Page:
Pia Beck: Market research — if you’ve stalled, it’s likely because, to some degree, you’re out of touch with what your community, audience, and client base is thinking, feeling, struggling with, needing, or working toward. Start by completing an ICA profile (see above) with the information you DO have. Then, review your direct messages, emails, and meeting notes for common questions, anecdotes, and themes. From there, poll your community on social media with targeted questions, send a market research form to your email list or conduct focus groups or interviews with your customers to mine data.
Jerome Knyszewski: Generating new business, increasing your profits, or at least maintaining your financial stability can be challenging during good times, even more so during turbulent times. Can you share some of the strategies you use to keep forging ahead and not lose growth traction during a difficult economy?
Pia Beck: Having a loyal customer base is everything. This can look like people who give you return business, but it can also look like past clients who had such an incredible experience that they continuously refer people to you. Focus on delivering value, a killer experience, and building meaningful relationships, and you’ll be able to survive — and even thrive — in tough economic times.
The second thing I’d say, is to be diligent about data-collection before you need it. In tough times, we’re often called to pivot. If you’re going to pivot, you’ll need context in order to make strategic decisions, and being able to call on data you already have helps tremendously.
Jerome Knyszewski: In your experience, which aspect of running a company tends to be most underestimated? Can you explain or give an example?
Pia Beck: In my experience, the part of running a company that’s most often underestimated is the adjustment that comes with accepting there will always be something to do. I get asked often by newer entrepreneurs what I do to combat overwhelm and how I get over it. The truth is, the overwhelm is ALWAYS there. The curse of having a big vision is that you continue to have ideas you want to execute on. I think that running a company requires that you get okay with how much there is to do, embrace the overwhelm and find a way to work with the demands of your business, versus against them.
Jerome Knyszewski: Great customer service and great customer experience are essential to build a beloved brand and essential to be successful in general. In your experience what are a few of the most important things a business leader should know in order to create a Wow! Customer Experience?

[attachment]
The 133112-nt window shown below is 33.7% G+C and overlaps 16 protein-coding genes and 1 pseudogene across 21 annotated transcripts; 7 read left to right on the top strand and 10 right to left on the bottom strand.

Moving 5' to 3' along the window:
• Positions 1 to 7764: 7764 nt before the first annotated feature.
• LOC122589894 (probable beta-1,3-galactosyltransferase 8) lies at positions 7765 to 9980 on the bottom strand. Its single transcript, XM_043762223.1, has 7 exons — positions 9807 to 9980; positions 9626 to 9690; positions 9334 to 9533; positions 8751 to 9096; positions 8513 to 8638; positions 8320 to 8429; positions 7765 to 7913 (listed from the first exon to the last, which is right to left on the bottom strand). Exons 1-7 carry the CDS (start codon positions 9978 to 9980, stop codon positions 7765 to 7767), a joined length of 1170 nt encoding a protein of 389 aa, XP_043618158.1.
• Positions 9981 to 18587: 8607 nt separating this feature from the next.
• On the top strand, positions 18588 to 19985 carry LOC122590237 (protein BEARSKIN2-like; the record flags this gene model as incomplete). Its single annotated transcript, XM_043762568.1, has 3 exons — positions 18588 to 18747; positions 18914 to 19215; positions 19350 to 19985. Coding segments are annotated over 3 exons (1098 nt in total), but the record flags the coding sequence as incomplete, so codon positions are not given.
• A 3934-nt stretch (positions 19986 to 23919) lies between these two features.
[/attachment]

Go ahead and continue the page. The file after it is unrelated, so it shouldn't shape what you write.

Pia Beck: My favorite way to create a “wow” customer experience is to weave our values into our systems and processes — this not only delivers on fine details, but also makes our experience unique from all those around us.
For example, one of our values is community, so in our client onboarding process, we ask our clients to name three people we can introduce them to. When we host events (in person or online), we make sure that every single person there feels seen — either by greeting them personally on their way in our out, asking them to share or ask questions, or chatting with them for a while if we notice they’re separate from the group.
As another example, we have a core value of generosity. We send our clients gifts and handwritten notes in the mail. We give them opportunities to use our platforms to share their voice. We pledge donations for certain sales we run, so our community can be generous with us. We’re always thinking of ways we can give to our community.
Finally, we value excellence. So, we ask all of our clients in their offboarding what they would change and what didn’t work for them. I’m always paying attention to what’s not working, and asking myself and our community how we can top the last experience we created.
Jerome Knyszewski: What are your thoughts about how a company should be engaged on Social Media? For example, the advisory firm EisnerAmper conducted 6 yearly surveys of United States corporate boards, and directors reported that one of their most pressing concerns was reputational risk as a result of social media. Do you share this concern? We’d love to hear your thoughts about this.
Pia Beck: I think it’s less about the platform being good/bad and more about how you use it. I see social media as a business tool — same as your company’s project management platform, your email, or your spreadsheets. When you can approach social media strategically as a business owner, I think it’s really powerful.